by Brian Pope
Illustrations: The 3d, 6d, 8d, 9d, 1/-, 10/- stamps and PC 20, EN 7, EN 8, EN 9, WR 6, are by courtesy of The Western Australian Museum. The others are from local private collections. – Originally produced for the PSWA Centennial National Stamp Exhibition (2012) Catalogue – images have deteriorated through various reproductions – The webmaster would appreciate finer copies if they are available that may be reproduced with permission.
Two factors, the decision by the Commonwealth Government in late 1910 to issue a uniform stamp design, and the introduction of an Australian base letter rate of 1d on 1 May 1911, had a major influence on collecting in 1912. The first generated a significant reduction in stocks of 2d ‘State’ material by surcharging, whilst the second reduced general usage of 2d denominated stamps and postal stationery.
Last usage of three De La Rue plates
De La Rue despatched their ½d, 3d, 5d, 6d and 1/- surface printing plates to Melbourne on 22 August 1902. Of these, the 3d, 6d and 1/- plates were put to press for the last time in 1912. All plates were destroyed at the Stamp Printing Branch, Commonwealth Treasury, Melbourne, on 2 July 1913.
3d. Orange Brown. The original De La Rue 240-on plate made in 1872 was bisected in Melbourne circa 1906-07. A 120-on plate was put to press in 1912. The last three printings were on the new pre-gummed CrA paper which is noticeably thinner than the earlier CrA paper. Known from 30-11-12.
6d. The CrA paper in general use did not fit the De La Rue plate layout very well so South Australia’s ‘Crown over Single-lined A’ paper was used. The watermark is always Sideways Right indicating that the sheets were bisected before printing. Perforation was by the new 12 x 11½ Double Vertical Comb machine made by James Southcott and intended for Adelaide but delivered to Cooke in Melbourne. Known from 9-04-12.
1/-. Green. The stamp production details are the same as for the 6d. Known from 25-03-12.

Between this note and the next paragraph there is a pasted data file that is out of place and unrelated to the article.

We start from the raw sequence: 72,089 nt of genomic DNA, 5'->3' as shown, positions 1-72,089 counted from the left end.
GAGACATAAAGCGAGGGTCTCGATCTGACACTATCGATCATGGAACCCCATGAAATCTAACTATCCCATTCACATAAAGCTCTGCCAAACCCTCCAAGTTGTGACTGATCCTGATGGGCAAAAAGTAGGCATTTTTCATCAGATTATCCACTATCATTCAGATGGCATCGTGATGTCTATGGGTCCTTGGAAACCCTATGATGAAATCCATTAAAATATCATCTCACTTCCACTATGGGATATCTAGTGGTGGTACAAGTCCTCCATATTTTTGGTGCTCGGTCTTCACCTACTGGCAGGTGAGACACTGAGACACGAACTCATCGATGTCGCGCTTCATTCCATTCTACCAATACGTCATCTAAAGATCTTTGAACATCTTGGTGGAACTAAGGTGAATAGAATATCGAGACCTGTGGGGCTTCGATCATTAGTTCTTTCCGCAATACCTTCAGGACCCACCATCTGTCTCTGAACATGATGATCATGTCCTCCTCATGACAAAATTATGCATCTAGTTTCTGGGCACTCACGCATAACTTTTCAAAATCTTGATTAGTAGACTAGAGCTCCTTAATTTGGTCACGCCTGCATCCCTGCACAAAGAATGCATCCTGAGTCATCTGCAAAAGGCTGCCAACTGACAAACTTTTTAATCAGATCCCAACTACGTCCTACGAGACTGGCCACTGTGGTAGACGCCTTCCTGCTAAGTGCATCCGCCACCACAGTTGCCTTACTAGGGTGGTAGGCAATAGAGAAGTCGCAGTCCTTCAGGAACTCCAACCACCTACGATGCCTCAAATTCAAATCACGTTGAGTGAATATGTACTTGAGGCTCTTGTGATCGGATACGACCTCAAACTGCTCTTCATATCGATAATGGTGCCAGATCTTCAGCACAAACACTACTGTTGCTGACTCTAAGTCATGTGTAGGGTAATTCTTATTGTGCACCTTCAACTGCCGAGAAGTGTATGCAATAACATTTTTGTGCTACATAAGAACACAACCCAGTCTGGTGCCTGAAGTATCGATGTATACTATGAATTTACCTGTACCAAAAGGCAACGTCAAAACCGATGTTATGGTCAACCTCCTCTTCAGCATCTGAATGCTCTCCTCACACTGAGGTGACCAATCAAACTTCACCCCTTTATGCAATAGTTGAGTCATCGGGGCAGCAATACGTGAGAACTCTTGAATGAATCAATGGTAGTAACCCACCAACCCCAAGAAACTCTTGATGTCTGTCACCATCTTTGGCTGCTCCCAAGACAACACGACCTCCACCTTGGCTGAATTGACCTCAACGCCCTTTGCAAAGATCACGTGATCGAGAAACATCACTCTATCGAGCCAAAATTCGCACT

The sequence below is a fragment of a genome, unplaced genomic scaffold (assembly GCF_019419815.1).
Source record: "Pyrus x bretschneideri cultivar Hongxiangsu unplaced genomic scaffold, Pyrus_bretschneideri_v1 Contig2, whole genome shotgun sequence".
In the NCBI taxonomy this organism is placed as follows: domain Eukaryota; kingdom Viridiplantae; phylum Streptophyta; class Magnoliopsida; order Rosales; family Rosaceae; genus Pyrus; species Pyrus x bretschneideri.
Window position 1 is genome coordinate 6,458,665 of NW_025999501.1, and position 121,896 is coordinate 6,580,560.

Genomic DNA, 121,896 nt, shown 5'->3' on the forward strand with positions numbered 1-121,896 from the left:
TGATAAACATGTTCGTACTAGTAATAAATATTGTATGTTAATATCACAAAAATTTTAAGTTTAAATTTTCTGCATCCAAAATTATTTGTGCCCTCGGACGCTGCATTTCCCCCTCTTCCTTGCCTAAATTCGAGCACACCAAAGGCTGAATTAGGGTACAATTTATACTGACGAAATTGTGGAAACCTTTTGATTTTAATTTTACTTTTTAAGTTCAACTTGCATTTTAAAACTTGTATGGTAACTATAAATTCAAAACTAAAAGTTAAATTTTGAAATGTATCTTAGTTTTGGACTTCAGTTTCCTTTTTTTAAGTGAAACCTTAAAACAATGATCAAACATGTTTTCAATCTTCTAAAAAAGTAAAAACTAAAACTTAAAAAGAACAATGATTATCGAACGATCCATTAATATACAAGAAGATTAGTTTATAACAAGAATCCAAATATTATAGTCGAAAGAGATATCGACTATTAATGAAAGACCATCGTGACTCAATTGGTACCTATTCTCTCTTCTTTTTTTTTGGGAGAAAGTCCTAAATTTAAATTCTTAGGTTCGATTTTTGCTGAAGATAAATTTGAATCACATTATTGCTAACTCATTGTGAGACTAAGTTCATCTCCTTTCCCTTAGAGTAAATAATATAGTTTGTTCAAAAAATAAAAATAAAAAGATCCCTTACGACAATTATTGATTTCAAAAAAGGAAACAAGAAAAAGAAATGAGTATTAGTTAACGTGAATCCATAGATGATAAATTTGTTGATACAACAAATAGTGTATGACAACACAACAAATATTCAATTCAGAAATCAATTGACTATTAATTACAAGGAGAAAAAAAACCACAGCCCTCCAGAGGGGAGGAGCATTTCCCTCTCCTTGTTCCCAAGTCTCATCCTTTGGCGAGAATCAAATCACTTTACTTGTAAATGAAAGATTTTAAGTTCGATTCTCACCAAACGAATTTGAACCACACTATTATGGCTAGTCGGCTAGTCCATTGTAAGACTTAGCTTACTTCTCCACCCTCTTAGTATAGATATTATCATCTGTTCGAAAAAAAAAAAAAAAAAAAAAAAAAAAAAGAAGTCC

1/-. Line perforation 12½. Five examples currently on record. Two of these, including this one, are cancelled by MOO SANDSTONE Type D, 10-06-12 and another is dated either 21 or 24-??-?? A fourth is cancelled MANINGA MARLEY, near Sandstone. The fifth is in the Queen’s Collection. Two strips of three were reported in 1918-1919. The two stamps dated 10-06-12, appear to be the first (this one) and the third (Walkley Collection), from a vertical strip of three.
Last usage of two Melbourne Plates
8d. Intended for the 1lb interstate parcel rate. The design was derived from the De La Rue ½d postcard die, enlarged to 23.5mm x 19.5mm. The ‘Oliver’ proofs used for the 8d and 9d are illustrated in Hamilton and Pope, (1979, 330). Their present whereabouts are not known. Known from 20-04-12.
9d. Intended for the basic telegram rate. The design was derived from the Melbourne 4d. The shade is that of the 3rd printing but the watermark is upright. Known from ??-07-12.
10/-. This design was based on Charles Naish’s Victorian 3d. It was first printed in 1902 in mauve and again in 1905 in this vivid,
distinctively different shade. Both printings were on VCr paper. This shade was eventually issued from 15-04-12.
ONE PENNY on 2d. The final surcharge for Western Australia. Stocks of the 2d in 1912 were estimated to suffice for more than two years! Consequently a combined total of 1,278,000 stamps still in Melbourne and 600,000 returned from Perth, were surcharged. Issued in Perth, 6-11-12